Periodic spirited driving will help keep the top rings free to rotate.
True, but it's the _bottom_ ring that is solely responsible for oil control. When carbon saturates the third ring and it's groove, there is no efficient scraping of oil away from the cylinder wall.

The rest of your post was spot-on, though.

--
Ellisss

ellisss
01-05-04, 12:09 PM
Jim, an 8 quart fill is perfectly fine. The Northstar is baffled beautifully, and I can assure you that an 8 quart fill leaves the level considerably below them.

Replying to myself here... :)

Let's assume that I'm a goofy dummy who's all talk, and I'm wrong about what I said...

Your 'PCV system sucking it up' theory (while possibly completely valid in another situation) would only account for less than a quart of oil loss on the Cadillac in question. Where did/do the other two quarts go... through the PCV valve?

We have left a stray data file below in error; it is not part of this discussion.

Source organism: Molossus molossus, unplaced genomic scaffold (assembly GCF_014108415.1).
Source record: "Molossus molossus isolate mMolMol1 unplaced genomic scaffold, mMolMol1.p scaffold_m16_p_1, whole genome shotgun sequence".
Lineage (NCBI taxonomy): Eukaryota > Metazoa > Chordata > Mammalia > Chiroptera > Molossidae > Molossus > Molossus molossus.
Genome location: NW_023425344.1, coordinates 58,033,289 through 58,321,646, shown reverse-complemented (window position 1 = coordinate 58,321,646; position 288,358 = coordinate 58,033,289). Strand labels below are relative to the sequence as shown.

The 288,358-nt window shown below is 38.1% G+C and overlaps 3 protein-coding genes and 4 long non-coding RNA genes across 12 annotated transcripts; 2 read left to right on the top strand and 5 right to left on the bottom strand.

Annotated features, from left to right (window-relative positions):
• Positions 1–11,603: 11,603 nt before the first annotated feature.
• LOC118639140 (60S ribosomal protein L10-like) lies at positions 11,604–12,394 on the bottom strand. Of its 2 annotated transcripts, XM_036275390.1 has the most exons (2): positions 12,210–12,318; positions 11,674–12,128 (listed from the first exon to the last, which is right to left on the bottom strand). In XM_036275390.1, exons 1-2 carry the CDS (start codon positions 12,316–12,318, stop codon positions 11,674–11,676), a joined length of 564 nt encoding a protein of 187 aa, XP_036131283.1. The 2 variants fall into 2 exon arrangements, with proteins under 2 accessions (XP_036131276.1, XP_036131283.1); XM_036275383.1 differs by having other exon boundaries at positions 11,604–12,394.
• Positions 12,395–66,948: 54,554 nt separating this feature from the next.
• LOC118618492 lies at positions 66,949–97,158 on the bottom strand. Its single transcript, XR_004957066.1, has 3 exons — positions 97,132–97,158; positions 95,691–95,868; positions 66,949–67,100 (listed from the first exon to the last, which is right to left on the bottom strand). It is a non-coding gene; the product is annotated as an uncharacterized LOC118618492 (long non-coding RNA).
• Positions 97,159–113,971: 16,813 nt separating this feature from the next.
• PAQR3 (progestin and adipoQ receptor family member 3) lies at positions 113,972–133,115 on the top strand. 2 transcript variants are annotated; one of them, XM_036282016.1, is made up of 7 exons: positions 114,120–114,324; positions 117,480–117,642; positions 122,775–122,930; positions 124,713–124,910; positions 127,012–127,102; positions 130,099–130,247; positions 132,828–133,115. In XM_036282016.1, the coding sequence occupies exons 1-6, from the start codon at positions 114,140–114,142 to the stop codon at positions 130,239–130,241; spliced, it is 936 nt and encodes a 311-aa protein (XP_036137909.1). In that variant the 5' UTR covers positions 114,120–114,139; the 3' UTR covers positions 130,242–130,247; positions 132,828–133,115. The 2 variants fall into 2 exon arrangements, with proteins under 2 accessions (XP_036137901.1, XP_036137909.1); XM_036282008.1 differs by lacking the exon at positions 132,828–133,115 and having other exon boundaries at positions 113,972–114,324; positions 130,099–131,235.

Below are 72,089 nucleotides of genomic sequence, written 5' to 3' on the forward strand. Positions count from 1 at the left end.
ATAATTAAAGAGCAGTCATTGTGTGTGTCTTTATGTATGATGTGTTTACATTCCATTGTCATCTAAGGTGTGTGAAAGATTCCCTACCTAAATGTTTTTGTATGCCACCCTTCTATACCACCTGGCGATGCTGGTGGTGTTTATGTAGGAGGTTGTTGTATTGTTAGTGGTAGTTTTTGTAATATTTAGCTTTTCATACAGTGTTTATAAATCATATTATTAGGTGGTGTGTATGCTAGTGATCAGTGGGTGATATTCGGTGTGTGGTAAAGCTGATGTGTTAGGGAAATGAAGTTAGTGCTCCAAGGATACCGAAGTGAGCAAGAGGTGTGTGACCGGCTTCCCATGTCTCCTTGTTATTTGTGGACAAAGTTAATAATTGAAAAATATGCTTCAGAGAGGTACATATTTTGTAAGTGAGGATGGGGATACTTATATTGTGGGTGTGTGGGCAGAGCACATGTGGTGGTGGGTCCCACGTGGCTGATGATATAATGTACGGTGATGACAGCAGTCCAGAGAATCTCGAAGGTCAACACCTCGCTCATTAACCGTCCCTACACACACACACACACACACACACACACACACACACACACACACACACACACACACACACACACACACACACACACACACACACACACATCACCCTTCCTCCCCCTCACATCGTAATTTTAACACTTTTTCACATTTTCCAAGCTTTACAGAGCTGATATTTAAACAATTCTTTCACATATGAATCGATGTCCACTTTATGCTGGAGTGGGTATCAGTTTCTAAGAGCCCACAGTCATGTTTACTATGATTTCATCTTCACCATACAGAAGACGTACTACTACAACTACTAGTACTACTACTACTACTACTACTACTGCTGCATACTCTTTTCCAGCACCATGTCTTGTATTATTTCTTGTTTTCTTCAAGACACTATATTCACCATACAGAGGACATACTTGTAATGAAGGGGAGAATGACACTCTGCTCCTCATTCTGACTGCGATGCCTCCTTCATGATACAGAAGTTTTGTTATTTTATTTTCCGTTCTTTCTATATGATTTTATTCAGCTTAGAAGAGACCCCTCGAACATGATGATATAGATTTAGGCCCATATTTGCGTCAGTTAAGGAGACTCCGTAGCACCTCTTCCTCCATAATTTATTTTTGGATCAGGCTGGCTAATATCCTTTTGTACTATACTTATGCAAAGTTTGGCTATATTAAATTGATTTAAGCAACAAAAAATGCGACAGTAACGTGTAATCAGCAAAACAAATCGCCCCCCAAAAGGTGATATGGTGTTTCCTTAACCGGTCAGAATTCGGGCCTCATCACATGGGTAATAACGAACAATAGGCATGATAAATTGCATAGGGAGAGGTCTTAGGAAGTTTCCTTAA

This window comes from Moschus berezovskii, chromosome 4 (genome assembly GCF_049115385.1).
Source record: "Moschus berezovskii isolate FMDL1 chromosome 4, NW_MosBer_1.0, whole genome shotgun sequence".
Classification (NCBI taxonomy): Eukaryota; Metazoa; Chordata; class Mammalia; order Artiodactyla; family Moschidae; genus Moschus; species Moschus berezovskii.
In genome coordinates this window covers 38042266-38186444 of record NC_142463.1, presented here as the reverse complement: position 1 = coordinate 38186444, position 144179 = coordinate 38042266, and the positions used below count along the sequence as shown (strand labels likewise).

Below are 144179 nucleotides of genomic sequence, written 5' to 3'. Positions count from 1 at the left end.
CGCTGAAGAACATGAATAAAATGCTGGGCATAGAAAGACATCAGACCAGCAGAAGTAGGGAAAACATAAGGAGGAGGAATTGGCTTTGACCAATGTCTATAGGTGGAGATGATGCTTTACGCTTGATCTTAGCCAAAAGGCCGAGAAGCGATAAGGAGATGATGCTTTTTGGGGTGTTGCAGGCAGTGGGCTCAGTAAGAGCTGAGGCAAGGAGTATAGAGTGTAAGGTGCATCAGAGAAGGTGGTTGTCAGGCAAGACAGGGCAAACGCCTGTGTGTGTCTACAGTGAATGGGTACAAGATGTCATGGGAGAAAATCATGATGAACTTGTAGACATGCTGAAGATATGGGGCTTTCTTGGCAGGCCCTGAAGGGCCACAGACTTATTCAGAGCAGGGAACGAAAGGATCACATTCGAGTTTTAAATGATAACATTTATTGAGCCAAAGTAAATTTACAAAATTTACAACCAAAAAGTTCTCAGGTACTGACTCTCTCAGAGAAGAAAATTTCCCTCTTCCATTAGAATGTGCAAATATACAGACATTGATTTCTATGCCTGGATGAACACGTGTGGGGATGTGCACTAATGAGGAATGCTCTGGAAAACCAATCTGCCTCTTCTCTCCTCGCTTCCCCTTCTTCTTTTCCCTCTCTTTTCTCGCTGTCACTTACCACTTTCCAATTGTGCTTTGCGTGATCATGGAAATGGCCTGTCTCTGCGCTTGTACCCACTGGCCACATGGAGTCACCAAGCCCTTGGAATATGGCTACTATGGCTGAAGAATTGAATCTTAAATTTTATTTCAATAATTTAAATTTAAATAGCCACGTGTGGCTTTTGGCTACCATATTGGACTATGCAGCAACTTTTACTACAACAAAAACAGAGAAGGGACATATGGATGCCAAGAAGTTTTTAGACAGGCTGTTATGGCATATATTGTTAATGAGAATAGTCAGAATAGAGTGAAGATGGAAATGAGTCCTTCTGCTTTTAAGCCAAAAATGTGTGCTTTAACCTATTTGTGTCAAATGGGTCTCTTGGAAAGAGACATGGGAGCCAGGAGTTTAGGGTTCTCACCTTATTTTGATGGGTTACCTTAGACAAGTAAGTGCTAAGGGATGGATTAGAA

:lildevil:

--
Ellisss

Midnight LS1
01-05-04, 09:47 PM
1. check for an oil leak. The aluminum Northstar block is composed of four seperate sections. Block, lower bearing cradle, oil manifold, and oil pan. Both poor OEM sealing techniques and the inherent ability of aluminum to expand and contract when heated and cooled can cause oil to leak from the various seams on the assembly. There is a TSB for block re-sealing on the Northstar... and if the block is leaking while the car is under it's 3/36 warranty, then it will most probably be covered. It will also probably be covered if you have one of the higher-level GM extended warranties (not an aftermarket one, though).

If there isn't any oil leaking externally (and there shouldn't be), then...

When I put the caddy on the ramps, I do see a seeping like on the driver's side of the engine/transmission. I believe it's oil since its a very light brown color and it appears that it occurs when the engine has been running at or above operating temp for a short while. I cannot see any leak, must be less oil to cause seeping when the engine is hot but not when it's cold.

The caddy has about 47,500 miles now and it was purchased in december 2000 so i don't think it's under warrenty anymore.

Do you know the TSB #?